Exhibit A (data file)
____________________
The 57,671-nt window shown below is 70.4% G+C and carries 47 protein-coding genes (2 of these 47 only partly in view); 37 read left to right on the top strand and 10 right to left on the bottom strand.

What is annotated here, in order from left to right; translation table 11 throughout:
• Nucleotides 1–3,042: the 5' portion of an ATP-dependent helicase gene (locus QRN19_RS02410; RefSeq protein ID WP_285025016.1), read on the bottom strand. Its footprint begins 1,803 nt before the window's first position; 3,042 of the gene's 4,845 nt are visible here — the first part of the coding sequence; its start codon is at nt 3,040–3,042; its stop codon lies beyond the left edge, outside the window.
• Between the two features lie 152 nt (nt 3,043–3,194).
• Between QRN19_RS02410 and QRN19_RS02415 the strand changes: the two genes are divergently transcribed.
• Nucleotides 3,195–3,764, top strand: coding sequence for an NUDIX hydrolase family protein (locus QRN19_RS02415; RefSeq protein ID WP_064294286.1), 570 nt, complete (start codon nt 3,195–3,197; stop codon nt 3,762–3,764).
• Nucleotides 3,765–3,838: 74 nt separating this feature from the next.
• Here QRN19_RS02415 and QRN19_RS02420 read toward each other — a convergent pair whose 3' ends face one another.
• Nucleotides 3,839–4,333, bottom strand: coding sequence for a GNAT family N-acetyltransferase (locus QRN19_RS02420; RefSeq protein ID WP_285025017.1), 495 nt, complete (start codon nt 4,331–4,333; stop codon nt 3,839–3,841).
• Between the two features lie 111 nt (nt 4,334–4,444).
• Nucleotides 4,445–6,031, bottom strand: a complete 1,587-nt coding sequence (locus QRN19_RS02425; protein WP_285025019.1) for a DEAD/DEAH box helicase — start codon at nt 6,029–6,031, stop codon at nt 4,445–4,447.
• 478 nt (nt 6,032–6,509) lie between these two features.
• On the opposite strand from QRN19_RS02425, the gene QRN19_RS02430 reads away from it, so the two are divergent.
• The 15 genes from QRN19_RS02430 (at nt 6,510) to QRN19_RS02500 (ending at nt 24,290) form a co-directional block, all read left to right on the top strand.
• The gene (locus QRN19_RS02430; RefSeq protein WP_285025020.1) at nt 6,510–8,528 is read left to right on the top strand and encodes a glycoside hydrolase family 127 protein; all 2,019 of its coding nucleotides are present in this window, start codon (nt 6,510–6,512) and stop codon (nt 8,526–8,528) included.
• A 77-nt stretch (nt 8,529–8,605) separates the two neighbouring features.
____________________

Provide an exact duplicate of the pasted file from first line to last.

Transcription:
The 57,671-nt window shown below is 70.4% G+C and carries 47 protein-coding genes (2 of these 47 only partly in view); 37 read left to right on the top strand and 10 right to left on the bottom strand.

What is annotated here, in order from left to right; translation table 11 throughout:
• Nucleotides 1–3,042: the 5' portion of an ATP-dependent helicase gene (locus QRN19_RS02410; RefSeq protein ID WP_285025016.1), read on the bottom strand. Its footprint begins 1,803 nt before the window's first position; 3,042 of the gene's 4,845 nt are visible here — the first part of the coding sequence; its start codon is at nt 3,040–3,042; its stop codon lies beyond the left edge, outside the window.
• Between the two features lie 152 nt (nt 3,043–3,194).
• Between QRN19_RS02410 and QRN19_RS02415 the strand changes: the two genes are divergently transcribed.
• Nucleotides 3,195–3,764, top strand: coding sequence for an NUDIX hydrolase family protein (locus QRN19_RS02415; RefSeq protein ID WP_064294286.1), 570 nt, complete (start codon nt 3,195–3,197; stop codon nt 3,762–3,764).
• Nucleotides 3,765–3,838: 74 nt separating this feature from the next.
• Here QRN19_RS02415 and QRN19_RS02420 read toward each other — a convergent pair whose 3' ends face one another.
• Nucleotides 3,839–4,333, bottom strand: coding sequence for a GNAT family N-acetyltransferase (locus QRN19_RS02420; RefSeq protein ID WP_285025017.1), 495 nt, complete (start codon nt 4,331–4,333; stop codon nt 3,839–3,841).
• Between the two features lie 111 nt (nt 4,334–4,444).
• Nucleotides 4,445–6,031, bottom strand: a complete 1,587-nt coding sequence (locus QRN19_RS02425; protein WP_285025019.1) for a DEAD/DEAH box helicase — start codon at nt 6,029–6,031, stop codon at nt 4,445–4,447.
• 478 nt (nt 6,032–6,509) lie between these two features.
• On the opposite strand from QRN19_RS02425, the gene QRN19_RS02430 reads away from it, so the two are divergent.
• The 15 genes from QRN19_RS02430 (at nt 6,510) to QRN19_RS02500 (ending at nt 24,290) form a co-directional block, all read left to right on the top strand.
• The gene (locus QRN19_RS02430; RefSeq protein WP_285025020.1) at nt 6,510–8,528 is read left to right on the top strand and encodes a glycoside hydrolase family 127 protein; all 2,019 of its coding nucleotides are present in this window, start codon (nt 6,510–6,512) and stop codon (nt 8,526–8,528) included.
• A 77-nt stretch (nt 8,529–8,605) separates the two neighbouring features.